A woman was left with a "black and rotting" wound on her left breast after a surgeon performed an unnecessary mastectomy, a court has heard.
Ian Patterson is alleged to have told patient Judith Conduit, who was 47 at the time, that she was suffering from a rare condition called Dercum's disease.
The court was told Mr Paterson had previously carried out a number of procedures on her to remove lumps from both breasts.
The lumps - which she described as uncomfortable rather than excessively painful - turned out to be benign fatty tissue, the court heard.
Mrs Conduit told Nottingham Crown Court: "He (Paterson) said he could not keep removing the lumps because he was removing too much breast tissue and the only way forward would be to have a bilateral mastectomy."
Mr Paterson is alleged to have told her that there was "no known cure" and that she was only the third person he had seen during his career with the condition.
After the mastectomy, in July 2001, Mrs Conduit had to be rushed to another hospital after a blood clot was discovered close to her heart during the procedure - because surgeons did not have the correct implements to remove it.
The court heard she was left with a "black and rotting" wound and had to spend 10 days in Solihull Hospital.
As part of her recovery, she had to visit the hospital 94 times in the 12 months after the operation.
On discovering further lumps in 2008, Mrs Conduit returned to Solihull for it to be removed and was told although the lump was benign that there was breast tissue left.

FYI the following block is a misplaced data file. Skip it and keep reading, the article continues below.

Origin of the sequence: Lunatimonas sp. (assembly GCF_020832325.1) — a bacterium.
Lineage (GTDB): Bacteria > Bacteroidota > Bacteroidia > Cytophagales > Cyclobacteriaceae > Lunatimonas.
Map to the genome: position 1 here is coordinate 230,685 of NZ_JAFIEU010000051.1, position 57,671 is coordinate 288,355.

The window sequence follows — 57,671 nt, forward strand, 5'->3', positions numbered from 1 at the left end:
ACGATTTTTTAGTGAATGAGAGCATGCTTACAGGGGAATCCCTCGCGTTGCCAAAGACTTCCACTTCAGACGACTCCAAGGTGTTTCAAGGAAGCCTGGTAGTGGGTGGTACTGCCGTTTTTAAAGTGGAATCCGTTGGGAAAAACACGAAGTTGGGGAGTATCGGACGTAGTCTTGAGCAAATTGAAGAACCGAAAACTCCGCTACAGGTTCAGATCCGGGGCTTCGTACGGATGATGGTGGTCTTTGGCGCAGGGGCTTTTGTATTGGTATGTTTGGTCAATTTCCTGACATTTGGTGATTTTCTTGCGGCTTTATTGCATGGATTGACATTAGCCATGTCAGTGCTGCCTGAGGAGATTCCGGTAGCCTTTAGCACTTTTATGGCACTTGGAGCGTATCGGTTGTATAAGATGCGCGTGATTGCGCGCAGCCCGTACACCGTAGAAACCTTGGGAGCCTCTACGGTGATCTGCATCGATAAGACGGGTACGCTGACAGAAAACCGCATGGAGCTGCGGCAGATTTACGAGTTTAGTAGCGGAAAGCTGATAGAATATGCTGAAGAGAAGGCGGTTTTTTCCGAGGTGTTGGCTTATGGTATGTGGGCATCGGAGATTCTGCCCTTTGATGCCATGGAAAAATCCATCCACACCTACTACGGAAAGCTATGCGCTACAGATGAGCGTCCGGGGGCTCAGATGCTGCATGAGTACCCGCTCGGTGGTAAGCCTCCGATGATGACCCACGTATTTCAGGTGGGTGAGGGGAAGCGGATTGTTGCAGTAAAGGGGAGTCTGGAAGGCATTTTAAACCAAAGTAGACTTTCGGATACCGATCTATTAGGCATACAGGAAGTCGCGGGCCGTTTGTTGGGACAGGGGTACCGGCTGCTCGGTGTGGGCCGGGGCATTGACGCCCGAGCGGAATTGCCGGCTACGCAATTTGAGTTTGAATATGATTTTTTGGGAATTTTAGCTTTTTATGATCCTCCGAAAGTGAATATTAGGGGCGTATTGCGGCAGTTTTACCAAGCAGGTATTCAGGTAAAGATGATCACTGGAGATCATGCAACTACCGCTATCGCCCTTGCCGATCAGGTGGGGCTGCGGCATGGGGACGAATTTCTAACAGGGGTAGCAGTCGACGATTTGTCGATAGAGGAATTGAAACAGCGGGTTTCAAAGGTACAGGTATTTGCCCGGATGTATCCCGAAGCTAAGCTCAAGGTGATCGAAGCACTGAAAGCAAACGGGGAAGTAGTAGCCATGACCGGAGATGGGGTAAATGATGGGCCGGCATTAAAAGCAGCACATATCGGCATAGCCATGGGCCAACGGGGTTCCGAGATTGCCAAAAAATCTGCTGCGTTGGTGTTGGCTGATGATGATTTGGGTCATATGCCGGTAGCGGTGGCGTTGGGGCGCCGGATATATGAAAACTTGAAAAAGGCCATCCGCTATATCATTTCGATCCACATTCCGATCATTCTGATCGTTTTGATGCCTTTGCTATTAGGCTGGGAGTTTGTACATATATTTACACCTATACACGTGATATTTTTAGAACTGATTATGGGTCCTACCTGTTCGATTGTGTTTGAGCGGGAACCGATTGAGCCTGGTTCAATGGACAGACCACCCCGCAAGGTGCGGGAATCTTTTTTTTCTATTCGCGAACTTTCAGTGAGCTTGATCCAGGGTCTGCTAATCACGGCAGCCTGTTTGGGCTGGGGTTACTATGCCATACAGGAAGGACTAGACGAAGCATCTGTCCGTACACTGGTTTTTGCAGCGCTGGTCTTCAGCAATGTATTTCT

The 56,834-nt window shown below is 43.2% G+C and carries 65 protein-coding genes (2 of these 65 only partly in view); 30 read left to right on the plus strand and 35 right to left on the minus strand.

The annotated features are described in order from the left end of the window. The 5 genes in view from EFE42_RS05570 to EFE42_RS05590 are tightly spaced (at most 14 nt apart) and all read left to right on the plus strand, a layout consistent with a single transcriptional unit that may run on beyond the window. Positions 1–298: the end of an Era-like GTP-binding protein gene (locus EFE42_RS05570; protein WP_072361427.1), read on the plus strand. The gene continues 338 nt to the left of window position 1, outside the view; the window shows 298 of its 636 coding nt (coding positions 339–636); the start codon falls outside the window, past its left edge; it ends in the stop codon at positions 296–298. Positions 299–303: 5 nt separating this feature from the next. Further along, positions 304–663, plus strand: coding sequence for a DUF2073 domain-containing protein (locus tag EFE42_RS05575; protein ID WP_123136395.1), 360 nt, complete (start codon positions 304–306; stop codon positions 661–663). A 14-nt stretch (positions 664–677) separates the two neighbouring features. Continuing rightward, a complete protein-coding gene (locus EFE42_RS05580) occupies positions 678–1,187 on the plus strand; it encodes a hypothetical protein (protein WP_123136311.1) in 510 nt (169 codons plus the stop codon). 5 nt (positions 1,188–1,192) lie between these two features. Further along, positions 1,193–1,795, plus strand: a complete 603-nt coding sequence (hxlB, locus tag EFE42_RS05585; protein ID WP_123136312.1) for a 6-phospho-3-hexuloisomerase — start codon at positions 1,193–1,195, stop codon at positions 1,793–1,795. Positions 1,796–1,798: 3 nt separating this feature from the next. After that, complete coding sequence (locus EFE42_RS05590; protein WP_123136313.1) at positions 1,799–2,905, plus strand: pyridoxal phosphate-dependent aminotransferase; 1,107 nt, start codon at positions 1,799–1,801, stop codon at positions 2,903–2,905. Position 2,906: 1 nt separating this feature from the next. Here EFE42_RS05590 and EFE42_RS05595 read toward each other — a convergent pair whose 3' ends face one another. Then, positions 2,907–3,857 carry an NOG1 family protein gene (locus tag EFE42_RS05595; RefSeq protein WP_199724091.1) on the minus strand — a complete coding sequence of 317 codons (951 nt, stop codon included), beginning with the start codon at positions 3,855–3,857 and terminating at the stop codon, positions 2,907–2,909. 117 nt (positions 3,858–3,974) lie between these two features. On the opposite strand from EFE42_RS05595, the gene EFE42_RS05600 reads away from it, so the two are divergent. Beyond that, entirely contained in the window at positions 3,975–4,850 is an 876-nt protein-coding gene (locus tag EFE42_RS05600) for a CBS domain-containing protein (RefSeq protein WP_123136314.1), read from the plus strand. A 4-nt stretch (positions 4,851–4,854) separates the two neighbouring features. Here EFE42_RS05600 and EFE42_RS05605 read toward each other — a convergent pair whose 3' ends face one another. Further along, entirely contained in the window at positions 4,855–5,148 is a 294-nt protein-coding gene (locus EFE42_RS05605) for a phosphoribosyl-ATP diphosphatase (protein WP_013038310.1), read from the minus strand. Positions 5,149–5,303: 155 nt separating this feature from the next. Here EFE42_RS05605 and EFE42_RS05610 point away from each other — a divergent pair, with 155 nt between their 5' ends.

She said: "I believed for 10 years I had no breast tissue left because I was assured Ian Paterson had removed it all and I would never get breast cancer."
Philip Drew, a senior lecturer in general surgery at the University of Hull, said that while some of the operations carried out would appear reasonable, he believed the mastectomy was not.
He told the court: "In my opinion, the mastectomy was too much surgery for what was in effect recurrent fat necrosis."
Mr Drew also said he believed Mrs Conduit's condition had been "mislabelled" as Dercum's disease.
Ian Paterson was formerly employed by Heart of England NHS Trust and also practised at Spire Healthcare.
Jurors have previously heard claims he carried out completely unnecessary operations for "obscure motives" that may have included a desire to "earn extra money".
He is standing trial after denying 20 counts of wounding with intent against nine women and one man relating to procedures he carried out between 1997 and 2011. He denies the charges.
The trial continues.